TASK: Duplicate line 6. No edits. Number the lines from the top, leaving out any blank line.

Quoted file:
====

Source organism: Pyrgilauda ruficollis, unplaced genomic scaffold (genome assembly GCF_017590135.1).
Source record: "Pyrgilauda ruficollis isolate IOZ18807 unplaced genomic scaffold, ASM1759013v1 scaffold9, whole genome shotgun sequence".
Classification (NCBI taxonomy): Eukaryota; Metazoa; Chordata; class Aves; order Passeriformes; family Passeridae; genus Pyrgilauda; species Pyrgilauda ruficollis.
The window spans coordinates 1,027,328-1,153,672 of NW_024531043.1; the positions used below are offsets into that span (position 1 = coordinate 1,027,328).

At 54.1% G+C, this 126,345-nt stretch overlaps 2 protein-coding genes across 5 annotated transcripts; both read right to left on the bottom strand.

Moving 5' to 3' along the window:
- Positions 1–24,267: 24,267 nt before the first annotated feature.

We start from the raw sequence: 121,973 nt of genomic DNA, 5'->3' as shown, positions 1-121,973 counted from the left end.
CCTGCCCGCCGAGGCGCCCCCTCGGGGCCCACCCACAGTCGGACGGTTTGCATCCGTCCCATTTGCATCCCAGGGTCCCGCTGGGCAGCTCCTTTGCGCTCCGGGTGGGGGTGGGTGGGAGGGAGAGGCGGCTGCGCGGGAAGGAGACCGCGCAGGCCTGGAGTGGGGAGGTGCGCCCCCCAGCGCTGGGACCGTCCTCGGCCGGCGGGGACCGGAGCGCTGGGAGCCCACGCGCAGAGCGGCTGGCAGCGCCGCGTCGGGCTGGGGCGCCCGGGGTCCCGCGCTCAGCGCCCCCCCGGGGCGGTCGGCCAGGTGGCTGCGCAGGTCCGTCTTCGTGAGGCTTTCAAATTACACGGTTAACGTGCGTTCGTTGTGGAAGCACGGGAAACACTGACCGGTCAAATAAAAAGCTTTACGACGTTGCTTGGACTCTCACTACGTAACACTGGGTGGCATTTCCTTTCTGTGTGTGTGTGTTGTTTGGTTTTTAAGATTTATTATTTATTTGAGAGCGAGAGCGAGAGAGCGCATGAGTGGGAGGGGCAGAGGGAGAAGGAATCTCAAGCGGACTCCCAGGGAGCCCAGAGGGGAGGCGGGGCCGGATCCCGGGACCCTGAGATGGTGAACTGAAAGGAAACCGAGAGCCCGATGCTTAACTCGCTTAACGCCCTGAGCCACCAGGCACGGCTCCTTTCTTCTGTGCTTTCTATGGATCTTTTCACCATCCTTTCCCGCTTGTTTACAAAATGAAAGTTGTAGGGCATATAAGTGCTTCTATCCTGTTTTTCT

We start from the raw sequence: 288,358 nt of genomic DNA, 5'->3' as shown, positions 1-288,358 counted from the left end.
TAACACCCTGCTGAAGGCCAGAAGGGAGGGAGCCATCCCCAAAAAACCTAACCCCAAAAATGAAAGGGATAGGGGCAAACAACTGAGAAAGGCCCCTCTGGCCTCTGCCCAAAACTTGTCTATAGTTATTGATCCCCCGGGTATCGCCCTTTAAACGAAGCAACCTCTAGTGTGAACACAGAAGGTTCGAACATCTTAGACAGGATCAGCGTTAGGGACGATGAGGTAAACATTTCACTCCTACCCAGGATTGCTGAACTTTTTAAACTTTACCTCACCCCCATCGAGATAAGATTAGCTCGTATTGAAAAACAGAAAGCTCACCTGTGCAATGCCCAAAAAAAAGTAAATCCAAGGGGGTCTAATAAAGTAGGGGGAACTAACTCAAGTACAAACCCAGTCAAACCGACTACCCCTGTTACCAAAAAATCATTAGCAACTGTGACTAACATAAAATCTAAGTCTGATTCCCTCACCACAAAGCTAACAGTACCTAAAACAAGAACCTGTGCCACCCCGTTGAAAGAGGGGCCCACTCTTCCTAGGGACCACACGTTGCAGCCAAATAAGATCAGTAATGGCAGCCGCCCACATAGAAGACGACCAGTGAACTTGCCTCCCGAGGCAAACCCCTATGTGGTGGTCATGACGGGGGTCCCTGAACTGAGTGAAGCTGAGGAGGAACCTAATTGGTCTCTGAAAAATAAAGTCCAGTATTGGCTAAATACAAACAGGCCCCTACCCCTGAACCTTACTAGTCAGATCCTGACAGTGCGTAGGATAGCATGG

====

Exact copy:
Moving 5' to 3' along the window: